April 15, 2005 |
The United States and its key allies working to forge Mideast peace appointed outgoing World Bank President James D. Wolfensohn on Thursday as a special envoy to help coordinate Israel's withdrawal from the Gaza Strip and assist the Palestinians in rebuilding the strife-torn area. In making the announcement, Secretary of State Condoleezza Rice said the Australian-born former investment banker would begin work June 1, the day after his 10-year tenure as head of the World Bank ends.
July 13, 1988
Paul A. Volcker, former chairman of the Federal Reserve System, has been elected to the board of Prudential Insurance Co., Newark, N.J. Volcker, 60, joins the company's 24-member board for a four-year term. Volcker is chairman of James D. Wolfensohn, an investment banking firm in New York City.
June 15, 1990 |
Looking to create what he calls a "seventh stage" at the Kennedy Center, Chairman James D. Wolfensohn has tapped cable television executive Carolyn Reynolds for the new position of director of television and special projects. Reynolds, 45, is director of programming at the Arts & Entertainment Network. Aside from seeking material suitable for broadcast, she will handle projects such as the Texas Festival in June, 1991, and the Festival of the Americas in 1992.
July 29, 2004 |
Moderate and extreme poverty in Mexico dropped from 2000 to 2002, though it remains one of the country's principal challenges, according to a World Bank report. Extreme poverty fell from 24.2% of the population in 2000 to 20.3% in 2002, indicating that 3.1 million Mexicans had left the ranks of those living on less than $1 per day. "No one in the bank, and I believe no one in your government, is declaring a victory on the question of poverty," World Bank President James D.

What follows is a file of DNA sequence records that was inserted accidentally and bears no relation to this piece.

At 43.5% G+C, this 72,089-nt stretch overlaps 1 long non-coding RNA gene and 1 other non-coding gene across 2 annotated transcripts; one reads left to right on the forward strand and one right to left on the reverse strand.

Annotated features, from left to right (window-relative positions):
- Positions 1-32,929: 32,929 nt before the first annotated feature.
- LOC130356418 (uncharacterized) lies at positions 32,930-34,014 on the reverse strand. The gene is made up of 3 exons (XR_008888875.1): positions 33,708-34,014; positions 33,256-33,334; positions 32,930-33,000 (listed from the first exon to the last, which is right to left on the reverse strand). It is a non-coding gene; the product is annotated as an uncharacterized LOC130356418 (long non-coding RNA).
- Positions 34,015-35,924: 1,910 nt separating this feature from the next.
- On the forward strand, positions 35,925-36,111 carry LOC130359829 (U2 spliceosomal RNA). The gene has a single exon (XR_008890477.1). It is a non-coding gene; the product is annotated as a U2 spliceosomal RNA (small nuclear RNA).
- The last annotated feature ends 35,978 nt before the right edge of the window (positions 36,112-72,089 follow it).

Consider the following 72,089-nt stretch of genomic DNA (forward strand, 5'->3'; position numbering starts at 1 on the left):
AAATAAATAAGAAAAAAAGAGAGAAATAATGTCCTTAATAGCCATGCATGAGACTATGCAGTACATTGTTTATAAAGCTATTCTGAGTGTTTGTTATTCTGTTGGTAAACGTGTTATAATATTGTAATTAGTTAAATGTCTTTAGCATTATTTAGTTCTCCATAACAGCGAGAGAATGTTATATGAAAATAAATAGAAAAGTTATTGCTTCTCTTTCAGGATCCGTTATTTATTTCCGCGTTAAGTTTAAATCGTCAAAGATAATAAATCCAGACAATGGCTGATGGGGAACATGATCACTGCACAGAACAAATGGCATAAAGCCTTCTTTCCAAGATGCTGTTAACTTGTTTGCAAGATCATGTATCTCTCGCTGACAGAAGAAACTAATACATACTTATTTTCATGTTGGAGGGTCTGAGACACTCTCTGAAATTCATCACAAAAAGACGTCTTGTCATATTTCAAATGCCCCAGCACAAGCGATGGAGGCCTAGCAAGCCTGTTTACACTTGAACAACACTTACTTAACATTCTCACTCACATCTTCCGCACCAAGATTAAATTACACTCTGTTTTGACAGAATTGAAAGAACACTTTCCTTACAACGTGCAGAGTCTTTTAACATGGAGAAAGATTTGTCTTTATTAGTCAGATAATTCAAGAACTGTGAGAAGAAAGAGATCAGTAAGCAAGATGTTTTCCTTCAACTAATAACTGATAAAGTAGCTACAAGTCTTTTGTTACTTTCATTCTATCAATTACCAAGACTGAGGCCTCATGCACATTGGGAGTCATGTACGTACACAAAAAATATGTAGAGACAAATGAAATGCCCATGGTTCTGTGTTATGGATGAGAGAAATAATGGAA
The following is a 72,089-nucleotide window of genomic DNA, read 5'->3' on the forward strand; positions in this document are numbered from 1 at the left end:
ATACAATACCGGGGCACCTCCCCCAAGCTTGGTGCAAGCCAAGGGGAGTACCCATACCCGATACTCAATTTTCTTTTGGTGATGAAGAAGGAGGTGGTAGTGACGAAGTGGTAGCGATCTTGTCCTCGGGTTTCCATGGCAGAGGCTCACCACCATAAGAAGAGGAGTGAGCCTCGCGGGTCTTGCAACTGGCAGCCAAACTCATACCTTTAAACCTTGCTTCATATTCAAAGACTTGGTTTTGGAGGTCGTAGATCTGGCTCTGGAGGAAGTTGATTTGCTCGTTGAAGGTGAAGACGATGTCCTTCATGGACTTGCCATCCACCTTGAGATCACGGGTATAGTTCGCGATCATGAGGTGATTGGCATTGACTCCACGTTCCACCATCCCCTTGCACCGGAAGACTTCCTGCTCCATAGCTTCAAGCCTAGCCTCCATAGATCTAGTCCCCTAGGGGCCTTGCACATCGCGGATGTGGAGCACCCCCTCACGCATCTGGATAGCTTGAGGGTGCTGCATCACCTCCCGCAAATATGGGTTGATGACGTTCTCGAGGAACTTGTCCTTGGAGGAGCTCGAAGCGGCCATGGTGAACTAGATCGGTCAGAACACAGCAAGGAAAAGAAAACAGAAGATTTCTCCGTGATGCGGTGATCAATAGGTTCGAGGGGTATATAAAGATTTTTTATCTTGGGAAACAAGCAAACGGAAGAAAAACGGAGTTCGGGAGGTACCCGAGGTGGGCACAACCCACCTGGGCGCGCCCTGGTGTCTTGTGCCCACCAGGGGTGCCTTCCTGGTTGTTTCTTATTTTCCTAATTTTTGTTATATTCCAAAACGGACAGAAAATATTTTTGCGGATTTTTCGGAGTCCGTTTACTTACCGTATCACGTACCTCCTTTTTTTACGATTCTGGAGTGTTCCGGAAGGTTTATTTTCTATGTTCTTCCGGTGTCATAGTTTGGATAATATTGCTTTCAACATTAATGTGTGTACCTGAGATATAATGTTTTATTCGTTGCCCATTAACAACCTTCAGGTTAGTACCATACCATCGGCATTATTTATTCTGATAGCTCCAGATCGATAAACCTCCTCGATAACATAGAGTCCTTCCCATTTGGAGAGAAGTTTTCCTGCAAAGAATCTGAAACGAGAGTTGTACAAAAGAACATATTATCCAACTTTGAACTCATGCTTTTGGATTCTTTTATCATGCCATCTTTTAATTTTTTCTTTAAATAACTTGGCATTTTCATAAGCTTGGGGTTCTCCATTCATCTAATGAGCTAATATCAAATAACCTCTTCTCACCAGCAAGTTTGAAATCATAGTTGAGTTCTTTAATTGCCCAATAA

March 12, 1995 |
President Clinton on Saturday recommended investment banker James D. Wolfensohn to be president of the World Bank, an international lending institution whose effectiveness at fighting poverty is under review. The recommendation will be presented to the bank's board of directors, which traditionally ratifies the United States' choice. The Australian-born Wolfensohn heads his own New York investment firm and is chairman of the John F. Kennedy Center for the Performing Arts in Washington.
March 14, 1989 |
James D. Wolfensohn Inc., the investment bank that landed former Federal Reserve Chairman Paul A. Volcker as a consultant when he left the Fed, said Monday that it has joined with another powerful partner, Japan's Fuji Bank, to advise Japanese and U.S. companies on mergers. The new firm, Fuji-Wolfensohn International, will be a joint venture launched with initial investment capital of $55 million, $52.5 million of it from Fuji, the world's second-largest bank with assets of $345 billion.